The American Dream. Our greatest institution. Our greatest tradition. It proceeds apace. Individual dreams continue to flourish, and we chase them with a freedom of movement, an encouraged creativity and a sense of possibility that remain unparalleled.

The other day I went to the oath-taking ceremony for new citizens at the U.S. District Court in Brooklyn. There were hundreds of people in saris, in skullcaps, in suits made in Romania. There was a hugely pregnant woman from Nigeria, dressed in a red-and-white plaid cotton dress; there were young Eastern European women in too-tight pants from the Gap; there were young men in gym clothes. The usual mix from all over the world. They were so happy to be joining what others of us were lucky enough to be born into. They knew they were in the right place doing the right thing, and changing their lives for the better.

New Americans. We hold high this sparkler for you.

vulcantouch
07-04-2002, 12:32 AM
"Airline pilots and stewards"
-yeah really; even before 9-11 they had to deal with. . .

. . .

. . .

. . . The AIR RAGE TWINS?!?! :o :eek: :dead:
man, them nutty, hissy-throwin, b-list fashion models woulda had that shoebomb guy leapin out an emergency exit itellyouwhut :crazed: (say, that gives me an idear; instead of skymarshalls. . . )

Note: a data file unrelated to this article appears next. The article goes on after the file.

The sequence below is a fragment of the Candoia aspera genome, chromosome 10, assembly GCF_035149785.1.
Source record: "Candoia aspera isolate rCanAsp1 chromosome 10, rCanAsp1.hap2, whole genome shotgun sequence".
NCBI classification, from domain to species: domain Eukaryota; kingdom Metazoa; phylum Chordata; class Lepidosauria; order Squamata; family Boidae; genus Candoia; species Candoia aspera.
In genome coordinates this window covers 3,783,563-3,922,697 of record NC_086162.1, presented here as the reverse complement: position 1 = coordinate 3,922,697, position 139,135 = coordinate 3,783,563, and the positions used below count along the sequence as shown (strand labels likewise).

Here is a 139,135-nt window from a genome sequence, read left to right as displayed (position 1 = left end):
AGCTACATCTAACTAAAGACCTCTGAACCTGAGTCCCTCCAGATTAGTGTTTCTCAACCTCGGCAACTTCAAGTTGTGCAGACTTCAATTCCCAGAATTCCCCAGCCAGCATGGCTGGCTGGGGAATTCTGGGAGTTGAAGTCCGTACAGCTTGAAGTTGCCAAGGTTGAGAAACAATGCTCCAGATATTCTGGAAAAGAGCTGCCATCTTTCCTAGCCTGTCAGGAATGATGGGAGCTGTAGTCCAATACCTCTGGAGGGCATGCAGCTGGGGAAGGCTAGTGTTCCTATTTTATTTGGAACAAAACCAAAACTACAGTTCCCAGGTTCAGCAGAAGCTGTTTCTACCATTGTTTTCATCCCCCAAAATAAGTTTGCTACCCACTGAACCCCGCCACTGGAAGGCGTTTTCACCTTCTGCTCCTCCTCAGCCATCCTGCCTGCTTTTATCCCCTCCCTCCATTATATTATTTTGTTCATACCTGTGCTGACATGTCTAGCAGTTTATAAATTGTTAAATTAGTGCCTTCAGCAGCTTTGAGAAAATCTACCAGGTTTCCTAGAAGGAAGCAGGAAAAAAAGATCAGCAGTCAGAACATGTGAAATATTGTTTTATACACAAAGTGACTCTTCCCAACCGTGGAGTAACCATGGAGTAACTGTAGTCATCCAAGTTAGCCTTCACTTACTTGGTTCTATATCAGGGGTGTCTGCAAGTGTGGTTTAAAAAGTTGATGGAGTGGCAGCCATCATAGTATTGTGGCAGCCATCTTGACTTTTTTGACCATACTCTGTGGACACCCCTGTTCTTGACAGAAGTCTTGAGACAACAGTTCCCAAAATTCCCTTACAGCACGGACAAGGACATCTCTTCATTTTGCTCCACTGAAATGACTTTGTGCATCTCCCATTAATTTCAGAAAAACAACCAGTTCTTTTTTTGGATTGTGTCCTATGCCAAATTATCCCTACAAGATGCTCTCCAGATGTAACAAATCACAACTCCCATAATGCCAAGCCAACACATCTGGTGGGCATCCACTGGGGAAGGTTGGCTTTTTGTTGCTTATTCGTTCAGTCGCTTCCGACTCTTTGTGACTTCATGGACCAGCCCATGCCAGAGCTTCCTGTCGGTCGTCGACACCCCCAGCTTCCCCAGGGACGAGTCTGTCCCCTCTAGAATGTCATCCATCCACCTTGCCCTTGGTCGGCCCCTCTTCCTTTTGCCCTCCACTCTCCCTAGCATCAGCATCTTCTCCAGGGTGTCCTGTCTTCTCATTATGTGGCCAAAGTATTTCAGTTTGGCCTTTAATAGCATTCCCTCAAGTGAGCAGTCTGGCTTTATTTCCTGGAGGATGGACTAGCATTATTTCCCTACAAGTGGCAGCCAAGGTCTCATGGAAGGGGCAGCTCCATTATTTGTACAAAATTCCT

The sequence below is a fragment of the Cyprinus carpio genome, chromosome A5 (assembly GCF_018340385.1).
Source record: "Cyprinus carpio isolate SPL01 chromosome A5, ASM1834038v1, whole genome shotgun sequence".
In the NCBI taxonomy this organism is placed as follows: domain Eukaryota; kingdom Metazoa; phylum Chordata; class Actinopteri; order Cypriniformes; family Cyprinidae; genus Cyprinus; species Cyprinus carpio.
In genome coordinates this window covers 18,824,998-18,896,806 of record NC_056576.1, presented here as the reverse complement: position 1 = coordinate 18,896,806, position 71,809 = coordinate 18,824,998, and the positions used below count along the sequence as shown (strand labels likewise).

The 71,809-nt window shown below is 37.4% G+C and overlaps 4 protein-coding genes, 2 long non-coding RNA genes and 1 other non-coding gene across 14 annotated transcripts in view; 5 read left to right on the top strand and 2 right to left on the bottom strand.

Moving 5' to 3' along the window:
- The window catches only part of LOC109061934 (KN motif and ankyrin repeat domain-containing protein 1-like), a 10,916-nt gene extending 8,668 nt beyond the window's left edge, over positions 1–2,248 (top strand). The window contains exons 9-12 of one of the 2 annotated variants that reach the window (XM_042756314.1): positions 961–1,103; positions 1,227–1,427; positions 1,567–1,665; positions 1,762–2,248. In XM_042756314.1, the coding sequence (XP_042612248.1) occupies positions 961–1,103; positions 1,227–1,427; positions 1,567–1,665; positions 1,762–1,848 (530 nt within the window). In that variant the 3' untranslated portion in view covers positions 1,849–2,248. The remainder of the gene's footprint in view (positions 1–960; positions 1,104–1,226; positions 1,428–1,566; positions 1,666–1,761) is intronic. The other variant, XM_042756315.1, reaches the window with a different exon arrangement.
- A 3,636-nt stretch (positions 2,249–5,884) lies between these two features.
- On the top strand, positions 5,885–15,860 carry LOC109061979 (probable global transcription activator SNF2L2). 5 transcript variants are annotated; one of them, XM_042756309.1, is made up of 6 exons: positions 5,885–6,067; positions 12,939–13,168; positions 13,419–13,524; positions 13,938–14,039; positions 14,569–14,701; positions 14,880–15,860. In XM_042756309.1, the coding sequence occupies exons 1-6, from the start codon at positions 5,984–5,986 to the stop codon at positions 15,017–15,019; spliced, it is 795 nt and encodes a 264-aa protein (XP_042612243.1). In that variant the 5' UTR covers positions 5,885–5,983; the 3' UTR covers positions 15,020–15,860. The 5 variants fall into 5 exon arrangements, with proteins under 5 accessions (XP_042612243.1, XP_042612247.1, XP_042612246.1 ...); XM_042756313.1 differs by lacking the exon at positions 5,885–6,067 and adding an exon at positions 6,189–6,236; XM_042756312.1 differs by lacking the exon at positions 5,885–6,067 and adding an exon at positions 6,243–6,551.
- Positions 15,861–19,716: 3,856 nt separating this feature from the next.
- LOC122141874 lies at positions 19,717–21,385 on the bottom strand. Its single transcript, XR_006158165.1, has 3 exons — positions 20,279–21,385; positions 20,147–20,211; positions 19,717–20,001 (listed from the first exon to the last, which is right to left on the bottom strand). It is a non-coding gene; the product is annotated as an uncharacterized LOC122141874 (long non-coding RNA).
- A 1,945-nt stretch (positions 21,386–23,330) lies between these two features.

btw peggy, sparkeylurs are illegal here in colorado this summer cuzza the fires :p
vt
p.s. what exactly's a "blog" anyway? izzit an onomatopoeia for puking? ;)

Jedi Juice
07-04-2002, 12:58 AM
GOD BLESS THE USA!!!

Eternal Padawan
07-04-2002, 11:27 AM
Happy Birthday America. You don't look a day over 225. Go ahead and make a wish before you blow out your candles.
What's that?

Peace on Earth? Good will toward men?

Yeah. I wish for that, too. :cry:

But I have an idea! Let's light off fireworks and try to singe the butt hairs off of God. He's above us, after all, and we're one nation Under Him... :D

'Blogging' is short for bee-yotch logging, where you log on and bee-yotch and complain about everything. or maybe not...:rolleyes:

Obi-Don
07-04-2002, 03:17 PM
Lets hope that someday the meaning of this holiday will spread all over the world and we all can truely be free.

Dar' Argol
07-04-2002, 03:47 PM
Originally posted by Obi-Don
Lets hope that someday the meaning of this holiday will spread all over the world and we all can truely be free.

Didn't that happen already?? It was a couple years ago. Bill Pullman was the president and aliens attacked and knocked out all communications and . . . . . . . .

Hmmm? What's that EP?? OH:eek: THAT was a MOVIE?!?!?!?

Uhhh . . . . . . . . nevermind then

Happy 4th everyone!!!!:D

LTBasker
07-04-2002, 03:54 PM
Happy 4th!